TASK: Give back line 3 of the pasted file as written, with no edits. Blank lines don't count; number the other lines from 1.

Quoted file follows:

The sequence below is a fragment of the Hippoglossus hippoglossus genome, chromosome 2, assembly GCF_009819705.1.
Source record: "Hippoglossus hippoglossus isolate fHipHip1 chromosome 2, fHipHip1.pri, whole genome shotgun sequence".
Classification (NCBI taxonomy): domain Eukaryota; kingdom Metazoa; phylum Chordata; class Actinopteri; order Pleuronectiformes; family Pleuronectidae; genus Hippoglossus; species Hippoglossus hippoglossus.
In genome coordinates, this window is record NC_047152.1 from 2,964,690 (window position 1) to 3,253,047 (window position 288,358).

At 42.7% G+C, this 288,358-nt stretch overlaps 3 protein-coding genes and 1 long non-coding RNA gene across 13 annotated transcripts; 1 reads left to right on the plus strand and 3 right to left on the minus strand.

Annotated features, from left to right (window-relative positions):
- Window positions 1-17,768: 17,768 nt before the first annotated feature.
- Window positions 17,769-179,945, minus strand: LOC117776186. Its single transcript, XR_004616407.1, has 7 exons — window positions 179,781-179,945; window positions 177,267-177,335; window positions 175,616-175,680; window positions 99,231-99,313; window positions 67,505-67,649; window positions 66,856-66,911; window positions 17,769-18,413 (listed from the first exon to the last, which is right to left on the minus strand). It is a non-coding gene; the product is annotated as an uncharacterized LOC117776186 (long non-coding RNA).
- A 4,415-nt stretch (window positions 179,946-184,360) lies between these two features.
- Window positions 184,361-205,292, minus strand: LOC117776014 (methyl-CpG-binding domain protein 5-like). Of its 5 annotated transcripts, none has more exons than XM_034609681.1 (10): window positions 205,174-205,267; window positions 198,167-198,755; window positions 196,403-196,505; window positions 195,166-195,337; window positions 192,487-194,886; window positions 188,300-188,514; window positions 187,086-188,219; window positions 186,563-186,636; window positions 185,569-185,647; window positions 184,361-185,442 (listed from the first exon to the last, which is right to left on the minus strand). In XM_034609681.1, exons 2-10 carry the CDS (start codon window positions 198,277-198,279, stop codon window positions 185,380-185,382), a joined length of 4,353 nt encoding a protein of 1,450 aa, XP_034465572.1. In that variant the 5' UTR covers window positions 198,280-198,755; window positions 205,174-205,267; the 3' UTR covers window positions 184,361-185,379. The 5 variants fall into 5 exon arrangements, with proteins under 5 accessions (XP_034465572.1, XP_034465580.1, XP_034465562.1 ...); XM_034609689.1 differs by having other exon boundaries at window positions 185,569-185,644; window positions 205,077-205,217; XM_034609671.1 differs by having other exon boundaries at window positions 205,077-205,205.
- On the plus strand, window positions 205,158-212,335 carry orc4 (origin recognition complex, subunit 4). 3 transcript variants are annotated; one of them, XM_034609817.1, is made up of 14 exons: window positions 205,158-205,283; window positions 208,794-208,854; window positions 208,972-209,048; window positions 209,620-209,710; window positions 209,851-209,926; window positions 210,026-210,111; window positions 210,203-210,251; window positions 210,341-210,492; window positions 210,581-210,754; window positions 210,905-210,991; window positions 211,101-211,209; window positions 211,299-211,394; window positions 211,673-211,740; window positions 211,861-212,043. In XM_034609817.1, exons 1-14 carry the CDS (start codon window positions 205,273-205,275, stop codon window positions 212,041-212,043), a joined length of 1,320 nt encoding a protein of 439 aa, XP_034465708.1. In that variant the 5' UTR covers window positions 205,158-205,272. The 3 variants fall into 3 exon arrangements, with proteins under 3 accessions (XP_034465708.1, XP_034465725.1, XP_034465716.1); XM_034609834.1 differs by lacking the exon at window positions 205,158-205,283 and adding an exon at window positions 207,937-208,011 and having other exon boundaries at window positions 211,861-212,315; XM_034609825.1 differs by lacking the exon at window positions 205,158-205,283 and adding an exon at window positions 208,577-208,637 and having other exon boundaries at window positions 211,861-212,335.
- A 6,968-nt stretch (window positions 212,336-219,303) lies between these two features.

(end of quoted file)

Classification (NCBI taxonomy): domain Eukaryota; kingdom Metazoa; phylum Chordata; class Actinopteri; order Pleuronectiformes; family Pleuronectidae; genus Hippoglossus; species Hippoglossus hippoglossus.